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P&G Partners with the National Science Foundation to Shift the Polymer Paradigm

MAY 2024

Polymers aren’t just a subject in chemistry – they’re all around us. Natural fibers like hair and bamboo and synthetic materials like rubber and plastic are all made (on the molecular level) of chains of polymers. Whether it’s waterless formulations, new packaging, or furthering research with recycling technologies. P&G R&D scientists have spent decades accelerating the discovery and manufacturing of sustainable polymers. And we’re not alone!

The National Science Foundation (NSF) is also working to tackle global challenges in plastic waste and polymer development. In fact, this year the NSF is partnering with industry leaders (like P&G) to launch a multimillion-dollar research funding opportunity aimed at exploring sustainable solutions that could change the way the CPG industry manufactures goods.

The NSF’s Sustainable Polymers Enabled by Emerging Data Analytics (SPEED) program encourages research communities to harness emerging data tools, such as AI and machine learning, to develop more sustainable polymers. The SPEED program also aims to develop the ideal workforce to support the incorporation of these techniques, supporting about 400 companies each year, and fostering an environment conducive to bringing innovation ideas to market.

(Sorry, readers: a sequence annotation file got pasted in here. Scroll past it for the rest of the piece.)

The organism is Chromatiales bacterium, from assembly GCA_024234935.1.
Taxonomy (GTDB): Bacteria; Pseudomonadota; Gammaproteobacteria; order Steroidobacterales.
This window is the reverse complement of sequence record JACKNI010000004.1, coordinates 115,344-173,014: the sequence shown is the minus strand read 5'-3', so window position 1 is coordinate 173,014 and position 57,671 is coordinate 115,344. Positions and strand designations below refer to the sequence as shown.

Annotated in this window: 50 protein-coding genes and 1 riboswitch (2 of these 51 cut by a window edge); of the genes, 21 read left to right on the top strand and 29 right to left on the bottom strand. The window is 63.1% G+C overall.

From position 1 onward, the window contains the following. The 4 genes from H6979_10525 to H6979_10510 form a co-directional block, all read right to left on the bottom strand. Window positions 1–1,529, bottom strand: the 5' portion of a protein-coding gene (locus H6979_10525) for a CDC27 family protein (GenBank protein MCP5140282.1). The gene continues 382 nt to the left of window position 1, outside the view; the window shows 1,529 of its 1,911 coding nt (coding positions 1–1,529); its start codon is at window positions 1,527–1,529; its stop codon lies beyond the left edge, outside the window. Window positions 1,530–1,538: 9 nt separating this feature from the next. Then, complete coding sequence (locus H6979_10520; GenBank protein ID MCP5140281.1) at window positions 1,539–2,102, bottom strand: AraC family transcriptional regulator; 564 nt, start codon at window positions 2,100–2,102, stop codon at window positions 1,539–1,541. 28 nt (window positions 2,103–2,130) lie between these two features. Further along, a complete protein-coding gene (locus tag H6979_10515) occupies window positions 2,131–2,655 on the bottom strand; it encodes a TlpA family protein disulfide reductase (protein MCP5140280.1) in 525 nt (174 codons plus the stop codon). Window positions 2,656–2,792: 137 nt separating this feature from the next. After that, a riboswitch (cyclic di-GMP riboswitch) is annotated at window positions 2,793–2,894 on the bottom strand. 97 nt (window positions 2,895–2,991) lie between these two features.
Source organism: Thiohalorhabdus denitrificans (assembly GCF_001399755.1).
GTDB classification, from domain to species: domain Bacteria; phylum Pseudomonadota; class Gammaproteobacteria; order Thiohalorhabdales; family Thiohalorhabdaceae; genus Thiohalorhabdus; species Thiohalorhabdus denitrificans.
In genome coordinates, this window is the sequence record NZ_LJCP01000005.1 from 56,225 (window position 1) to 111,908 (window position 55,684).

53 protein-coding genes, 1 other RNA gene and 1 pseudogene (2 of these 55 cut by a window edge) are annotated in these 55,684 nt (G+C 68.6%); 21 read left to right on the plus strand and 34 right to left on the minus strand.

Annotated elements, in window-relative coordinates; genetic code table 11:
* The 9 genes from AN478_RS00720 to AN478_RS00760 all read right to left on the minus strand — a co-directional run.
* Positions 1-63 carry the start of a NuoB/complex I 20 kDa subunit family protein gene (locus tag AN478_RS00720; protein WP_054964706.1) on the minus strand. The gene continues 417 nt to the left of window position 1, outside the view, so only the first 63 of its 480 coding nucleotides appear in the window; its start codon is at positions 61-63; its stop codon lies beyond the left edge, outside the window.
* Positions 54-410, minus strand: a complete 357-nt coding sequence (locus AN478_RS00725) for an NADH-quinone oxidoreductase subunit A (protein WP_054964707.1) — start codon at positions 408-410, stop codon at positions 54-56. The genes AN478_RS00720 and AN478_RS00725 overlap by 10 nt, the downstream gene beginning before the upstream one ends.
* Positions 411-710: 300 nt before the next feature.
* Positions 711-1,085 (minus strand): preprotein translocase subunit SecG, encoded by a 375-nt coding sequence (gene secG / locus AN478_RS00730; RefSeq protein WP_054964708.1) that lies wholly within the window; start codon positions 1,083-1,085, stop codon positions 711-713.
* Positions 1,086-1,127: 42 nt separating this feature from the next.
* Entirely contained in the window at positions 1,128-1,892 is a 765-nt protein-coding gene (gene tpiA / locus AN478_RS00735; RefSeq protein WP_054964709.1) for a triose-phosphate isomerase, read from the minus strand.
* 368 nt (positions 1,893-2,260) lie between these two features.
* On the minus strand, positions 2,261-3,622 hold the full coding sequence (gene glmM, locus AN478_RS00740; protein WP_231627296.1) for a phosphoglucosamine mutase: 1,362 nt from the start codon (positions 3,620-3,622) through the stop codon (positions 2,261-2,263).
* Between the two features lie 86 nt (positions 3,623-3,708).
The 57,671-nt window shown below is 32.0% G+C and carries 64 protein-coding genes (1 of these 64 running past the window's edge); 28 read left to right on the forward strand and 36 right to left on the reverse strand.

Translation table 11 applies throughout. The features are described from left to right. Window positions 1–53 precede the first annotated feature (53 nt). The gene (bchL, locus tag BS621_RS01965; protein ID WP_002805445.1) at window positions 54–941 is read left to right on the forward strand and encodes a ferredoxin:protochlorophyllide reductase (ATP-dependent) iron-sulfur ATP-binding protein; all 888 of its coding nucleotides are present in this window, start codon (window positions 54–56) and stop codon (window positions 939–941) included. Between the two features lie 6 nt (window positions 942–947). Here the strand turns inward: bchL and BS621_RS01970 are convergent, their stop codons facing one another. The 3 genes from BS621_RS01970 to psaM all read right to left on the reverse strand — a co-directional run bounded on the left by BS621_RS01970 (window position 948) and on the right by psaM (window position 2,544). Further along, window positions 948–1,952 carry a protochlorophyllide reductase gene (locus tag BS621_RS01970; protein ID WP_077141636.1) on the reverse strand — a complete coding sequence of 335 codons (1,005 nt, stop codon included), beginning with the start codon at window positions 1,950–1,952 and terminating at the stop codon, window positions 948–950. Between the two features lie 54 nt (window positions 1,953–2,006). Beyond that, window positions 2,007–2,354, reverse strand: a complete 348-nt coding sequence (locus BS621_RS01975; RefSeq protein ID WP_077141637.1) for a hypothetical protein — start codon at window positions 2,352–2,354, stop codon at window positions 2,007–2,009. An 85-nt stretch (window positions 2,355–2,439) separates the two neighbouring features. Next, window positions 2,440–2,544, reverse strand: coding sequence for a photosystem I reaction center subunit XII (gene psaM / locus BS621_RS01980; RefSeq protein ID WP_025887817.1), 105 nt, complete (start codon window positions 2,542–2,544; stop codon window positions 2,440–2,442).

Procter & Gamble Senior Vice Presidents Gerard Baillely, PhD, and Lee Ellen Drechsler, PhD, support this program as an innovation priority, “We celebrate over 50 years of advancing the research, design and industrialization of polymers with tangible benefits to quality of life across multiple applications and with robust human safety and environmental compatibility. Now with the SPEED program, we bring the power of data science, advanced research, and new STEM talent to continue driving polymer innovation and look forward to the opportunities ahead.”

Procter & Gamble Senior Vice Presidents Gerard Baillely, PhD, and Lee Ellen Drechsler, PhD

NSF announced the launch of the SPEED program stating, "Synthetic polymers are in many products and materials used by our society, from concrete and plastics to paper and rubber," says NSF Chemistry Division Director David Berkowitz. "Melding frontier chemistry with advanced data science tools to design and commercialize new high-value polymers can reduce pollution and waste — and ultimately enhance the health of our planet and the resiliency of our communities."

The SPEED program will push the industry toward a more sustainable future that we can all agree is welcome progress. We are pleased to join this effort alongside PepsiCo., The Dow Company, BASF, and IBM.

Read more about our research chops and how we share our discoveries with the world.